Belfast Telegraph

£4m should ease Shankill’s ‘Dickensian’ conditions

Social Development minister Nelson McCausland has announced a £4m plan to improve housing in the Shankill area.

The scheme will target social houses managed by Harmony Homes at Leopold, Columbia and Rosebank Streets.

Plans include the major refurbishment of 118 properties which require significant modernisation. Elements will include new electrics and heating, kitchens and insulation. A number of properties will be converted to provide bigger family homes.

The oldest 14 houses remaining in Leopold Street will be demolished and replaced by 10 new three bedroom houses.

Mr McCausland recently visited the area to see the poor housing conditions. He also met with local residents to discuss options to improve their homes. “The people living in these three streets have had to put up with inadequate housing for far too long — I now intend to put that right,” he said.

“Proposals have now been drawn up by Harmony Homes, in consultation with local residents, to completely refurbish most of the homes and demolish those beyond repair to make way for new homes more suitable for modern |families.”

Mr McCausland added: “Good housing is the cornerstone of any community.

“I would encourage people living in the area to contribute their ideas to the final plans for their homes by getting involved with the tenants planning group being set up by Harmony Homes.”

A DSD spokesperson said: “Subject to all statutory approvals, the 10 new build houses will start before March 2012, with a contract period of 12 months.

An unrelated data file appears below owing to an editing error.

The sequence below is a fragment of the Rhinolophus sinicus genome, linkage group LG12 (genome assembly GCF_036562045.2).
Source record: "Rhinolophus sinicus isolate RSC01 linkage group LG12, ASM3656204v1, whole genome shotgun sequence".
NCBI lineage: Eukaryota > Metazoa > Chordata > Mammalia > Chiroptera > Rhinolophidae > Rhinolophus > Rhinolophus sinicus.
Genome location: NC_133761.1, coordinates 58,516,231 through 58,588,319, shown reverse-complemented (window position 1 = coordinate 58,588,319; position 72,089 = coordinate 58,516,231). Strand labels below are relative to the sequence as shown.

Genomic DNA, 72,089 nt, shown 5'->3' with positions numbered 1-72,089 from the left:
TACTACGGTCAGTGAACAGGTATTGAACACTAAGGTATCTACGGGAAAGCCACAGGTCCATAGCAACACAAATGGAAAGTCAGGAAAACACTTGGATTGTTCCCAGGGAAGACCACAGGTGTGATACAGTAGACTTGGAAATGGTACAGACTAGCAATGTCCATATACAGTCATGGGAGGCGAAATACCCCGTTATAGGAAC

“The 118 refurbishments will be completed in phases, commencing within this financial year. The estimated contract period for completion is 30 months.

The spokesperson added: “All of the new and refurbished homes will be completed to above Decent Homes Standard.”

William Humphrey, DUP MLA said: “We’ve been working for some time on the three streets with the local community and tenants forum.

“We support what the locals want and welcome the demolition of 14 houses in Leopold Street — people there were living in Dickensian conditions, many agree that those houses were some of the worst in Belfast, there were people getting health problems.

“The refurbishment of the other two streets is welcomed — as those two streets were hugely neglected in past times.”

He added: “This is a great boost for the area.”

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